Another item where I plan to use replacements is the road wheels and idlers. Even though they are beautifully detailed and come complete with inboard details, adding the dozen pop rivets to each road wheel is far too tedious. The idlers lack the proper cross sectional appearance and should look like ABM’s M3 Lee/Grant idler once assembled.


The upper hull is identical to the one included in the Mid Production kit, 35010. This means it is quite accurate in shape based on Ordnance drawings. As before, all fuel and oil ports are depicted with separate armored covers. For this kit, slight modifications are in order such as removing little stubs on the outer lower edges to allow sand shield mounts to be added. A scale side view assists in the placement as well as adding the appliqué armor. Drilling out the 1mm mounting holes for the siren bracket is also required.

A coat of Mr. Surfacer 1000 which is swished around to create an uneven coating should help improve the cast texture while not overdoing it. The other late production details present in this kit include the later front mudguards and their mounts, the gun travel lock, and optional rear light brush guard styles. A nice touch by Tasca is the jig, part L23, used to help place the gun lock bracket mounts onto the glacis. Photo-etched screens are included for the armored air vent cowl and the growser storage covers.

The lower hull is identical to the previous release and the instruction insert claims that removing the rivets is optional. A plan view of one side and the belly are included with shaded areas indicating which rivets to remove. I am not convinced that the transversal stiffeners should remain as I have seen stiffeners with more of a triangular cross section being used.

Even though it is assembled from many flat pieces, which include sponson bottoms, the lower hull fit is exceptional. If building an M4A1 which is not from Pressed Steel, a curved section of styrene will be needed to modify the transition of the belly to the lower rear hull. The lower rear hull hatches are separately molded so the engine bay can be filled with an aftermarket Continental radial. The air cleaners get photo-etched hold down bolts but these appear too flat and I plan on replacing them with bent wire and a butterfly nut from ModelKasten.


The slide molded turret remains unmodified from the Mid Production kit but one does drill out the 2 inch mortar tube port using a 1.5mm drill bit, and gun sight vane. All other new additions are merely glued on. As before, the turret is highly accurate in contours and will benefit from drilling out the drain holes from the ventilator surround and antenna pot armor.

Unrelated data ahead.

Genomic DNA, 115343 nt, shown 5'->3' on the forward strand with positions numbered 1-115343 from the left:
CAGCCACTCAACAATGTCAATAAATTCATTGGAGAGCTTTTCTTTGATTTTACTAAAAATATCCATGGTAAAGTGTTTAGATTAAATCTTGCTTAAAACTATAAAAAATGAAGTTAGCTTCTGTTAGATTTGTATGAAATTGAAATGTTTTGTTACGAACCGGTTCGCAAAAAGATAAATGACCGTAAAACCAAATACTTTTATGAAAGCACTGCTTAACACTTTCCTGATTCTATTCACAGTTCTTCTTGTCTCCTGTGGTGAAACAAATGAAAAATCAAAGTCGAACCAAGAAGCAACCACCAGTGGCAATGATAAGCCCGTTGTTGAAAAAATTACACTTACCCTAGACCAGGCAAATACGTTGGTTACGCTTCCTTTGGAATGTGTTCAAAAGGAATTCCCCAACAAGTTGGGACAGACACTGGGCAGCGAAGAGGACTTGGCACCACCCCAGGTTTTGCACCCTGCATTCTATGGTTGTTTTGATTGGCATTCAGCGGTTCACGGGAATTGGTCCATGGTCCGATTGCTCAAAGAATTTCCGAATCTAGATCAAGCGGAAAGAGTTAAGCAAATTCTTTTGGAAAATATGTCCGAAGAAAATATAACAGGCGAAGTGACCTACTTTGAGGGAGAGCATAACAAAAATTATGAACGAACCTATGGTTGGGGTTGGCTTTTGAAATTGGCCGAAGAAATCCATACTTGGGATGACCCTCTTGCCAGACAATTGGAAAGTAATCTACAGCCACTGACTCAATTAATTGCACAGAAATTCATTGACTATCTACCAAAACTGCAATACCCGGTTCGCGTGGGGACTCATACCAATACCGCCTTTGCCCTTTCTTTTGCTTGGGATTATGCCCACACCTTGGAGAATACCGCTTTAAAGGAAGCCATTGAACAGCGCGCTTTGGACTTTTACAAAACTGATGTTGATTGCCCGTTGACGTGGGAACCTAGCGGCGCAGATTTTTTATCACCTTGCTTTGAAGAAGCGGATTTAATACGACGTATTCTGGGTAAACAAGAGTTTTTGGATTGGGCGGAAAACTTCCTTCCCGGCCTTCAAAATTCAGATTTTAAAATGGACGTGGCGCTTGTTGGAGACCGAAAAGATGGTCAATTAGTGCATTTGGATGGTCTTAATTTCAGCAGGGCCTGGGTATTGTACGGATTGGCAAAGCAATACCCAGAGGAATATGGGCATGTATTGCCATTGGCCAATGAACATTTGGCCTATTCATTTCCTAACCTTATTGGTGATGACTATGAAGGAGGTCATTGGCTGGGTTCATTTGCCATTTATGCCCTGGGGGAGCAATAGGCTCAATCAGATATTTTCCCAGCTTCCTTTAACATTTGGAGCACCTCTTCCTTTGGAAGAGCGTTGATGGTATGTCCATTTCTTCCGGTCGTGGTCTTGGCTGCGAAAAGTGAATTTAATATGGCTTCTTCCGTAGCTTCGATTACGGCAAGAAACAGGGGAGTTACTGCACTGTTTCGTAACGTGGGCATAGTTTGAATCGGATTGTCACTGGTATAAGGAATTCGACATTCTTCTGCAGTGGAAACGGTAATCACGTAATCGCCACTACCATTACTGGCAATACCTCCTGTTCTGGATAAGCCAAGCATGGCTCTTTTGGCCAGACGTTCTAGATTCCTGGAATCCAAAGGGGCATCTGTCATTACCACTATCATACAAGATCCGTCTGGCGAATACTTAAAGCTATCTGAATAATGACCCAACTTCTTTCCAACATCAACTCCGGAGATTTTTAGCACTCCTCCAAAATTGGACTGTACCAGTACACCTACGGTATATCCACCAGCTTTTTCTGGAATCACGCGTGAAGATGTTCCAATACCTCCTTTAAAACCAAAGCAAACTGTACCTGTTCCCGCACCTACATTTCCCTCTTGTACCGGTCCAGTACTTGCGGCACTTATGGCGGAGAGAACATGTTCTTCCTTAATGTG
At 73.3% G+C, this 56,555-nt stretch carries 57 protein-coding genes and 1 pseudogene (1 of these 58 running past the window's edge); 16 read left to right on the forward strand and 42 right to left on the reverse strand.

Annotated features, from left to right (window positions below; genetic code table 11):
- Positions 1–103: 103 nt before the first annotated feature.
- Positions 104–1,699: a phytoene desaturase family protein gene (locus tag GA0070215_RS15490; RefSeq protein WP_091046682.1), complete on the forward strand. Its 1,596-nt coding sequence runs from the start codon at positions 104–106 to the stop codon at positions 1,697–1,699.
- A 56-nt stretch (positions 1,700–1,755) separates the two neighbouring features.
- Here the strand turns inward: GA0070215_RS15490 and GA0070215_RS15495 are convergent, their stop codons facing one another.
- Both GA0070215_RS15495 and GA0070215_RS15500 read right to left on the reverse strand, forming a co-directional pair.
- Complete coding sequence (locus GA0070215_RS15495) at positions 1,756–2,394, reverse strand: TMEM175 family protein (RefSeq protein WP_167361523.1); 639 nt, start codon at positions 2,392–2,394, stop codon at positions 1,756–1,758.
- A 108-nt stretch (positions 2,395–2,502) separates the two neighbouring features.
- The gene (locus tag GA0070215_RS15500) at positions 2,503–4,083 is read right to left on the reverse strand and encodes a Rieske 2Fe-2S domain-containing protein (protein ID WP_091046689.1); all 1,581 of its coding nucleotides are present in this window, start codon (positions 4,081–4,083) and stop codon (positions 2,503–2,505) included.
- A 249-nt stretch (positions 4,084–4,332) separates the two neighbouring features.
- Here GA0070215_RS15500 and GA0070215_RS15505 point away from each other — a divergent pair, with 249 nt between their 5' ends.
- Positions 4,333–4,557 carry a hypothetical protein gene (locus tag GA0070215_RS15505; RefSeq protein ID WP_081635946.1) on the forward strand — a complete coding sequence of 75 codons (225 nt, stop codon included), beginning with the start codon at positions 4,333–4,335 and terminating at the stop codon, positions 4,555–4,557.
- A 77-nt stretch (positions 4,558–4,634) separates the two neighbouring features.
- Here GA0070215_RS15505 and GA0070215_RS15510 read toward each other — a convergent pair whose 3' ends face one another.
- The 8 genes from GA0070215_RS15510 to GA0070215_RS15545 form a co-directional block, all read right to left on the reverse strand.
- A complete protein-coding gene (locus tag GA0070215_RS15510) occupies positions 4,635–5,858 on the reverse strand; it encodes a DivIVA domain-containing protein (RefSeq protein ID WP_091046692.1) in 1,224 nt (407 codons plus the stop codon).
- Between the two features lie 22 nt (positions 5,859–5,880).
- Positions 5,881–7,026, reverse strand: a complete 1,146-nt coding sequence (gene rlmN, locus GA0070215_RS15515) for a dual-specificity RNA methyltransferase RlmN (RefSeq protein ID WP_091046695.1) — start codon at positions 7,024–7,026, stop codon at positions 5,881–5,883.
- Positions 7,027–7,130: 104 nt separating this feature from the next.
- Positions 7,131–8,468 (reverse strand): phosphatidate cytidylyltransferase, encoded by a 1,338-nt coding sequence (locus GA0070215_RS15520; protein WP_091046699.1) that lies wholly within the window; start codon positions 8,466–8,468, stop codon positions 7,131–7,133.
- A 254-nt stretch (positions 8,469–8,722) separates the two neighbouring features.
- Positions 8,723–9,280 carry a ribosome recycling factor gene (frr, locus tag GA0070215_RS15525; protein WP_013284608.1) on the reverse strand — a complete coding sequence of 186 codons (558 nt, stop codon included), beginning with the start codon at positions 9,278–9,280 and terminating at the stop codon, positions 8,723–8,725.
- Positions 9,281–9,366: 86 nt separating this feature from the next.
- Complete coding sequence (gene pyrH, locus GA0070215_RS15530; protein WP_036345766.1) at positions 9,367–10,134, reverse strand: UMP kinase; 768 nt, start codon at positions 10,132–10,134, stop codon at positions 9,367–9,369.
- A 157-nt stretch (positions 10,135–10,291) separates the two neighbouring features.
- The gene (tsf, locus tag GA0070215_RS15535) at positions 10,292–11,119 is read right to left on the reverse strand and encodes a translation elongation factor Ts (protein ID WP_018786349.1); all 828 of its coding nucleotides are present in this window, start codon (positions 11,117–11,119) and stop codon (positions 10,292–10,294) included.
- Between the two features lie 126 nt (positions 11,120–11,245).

The same hatches from the Mid Production kit are present and these are beautifully detailed especially the commander’s with the included heavy machine gun. The spent shell port hatch can be positioned as one wishes to portray it. I would personally replace the SCR610 radio antenna mount with one from Armorscale.

The same gun tube from the previous kit is included and I plan to replace mine with one from LionMarc Model Designs as both early and non tapered gun barrels have been seen on this variant. Optional rotor shields are included, one of which has the row of beautifully rendered screws while the second, later, type eliminates their exposure. Tie downs are provided in photo-etched brass but these are not very convincing given the quality of the rest of the kit. Wire, with suitably flattened ends, will be bent and added in the place of the brass parts.


These are the Rubber Chevron T-48 tracks in a polystyrene and vinyl blend. This means that they can be assembled with any modeling cement. They consist of two runs for each side, reminiscent of Zvezda’s T-34 treatment. One is instructed to remove casting nubs but no indication of how to eliminate the small molds seams. Most of these could be carefully shaved away and a light brushing with modeling cement would eliminate the last traces of them.

I used a scalpel and it still left a dimple. However, when I flexed the tracks in order to reach with the sanding stick, you can see where the end connector moldings are starting to tear. Using a hot glue, like Tenax 7, only made matters worse! Luckily, the same glue used on the joints while holding the tracks rigidly in place will repair them. Fortunately, the cement repaired the tears but I think it is a good idea to warn those that may panic if the track comes apart that is still can be fixed.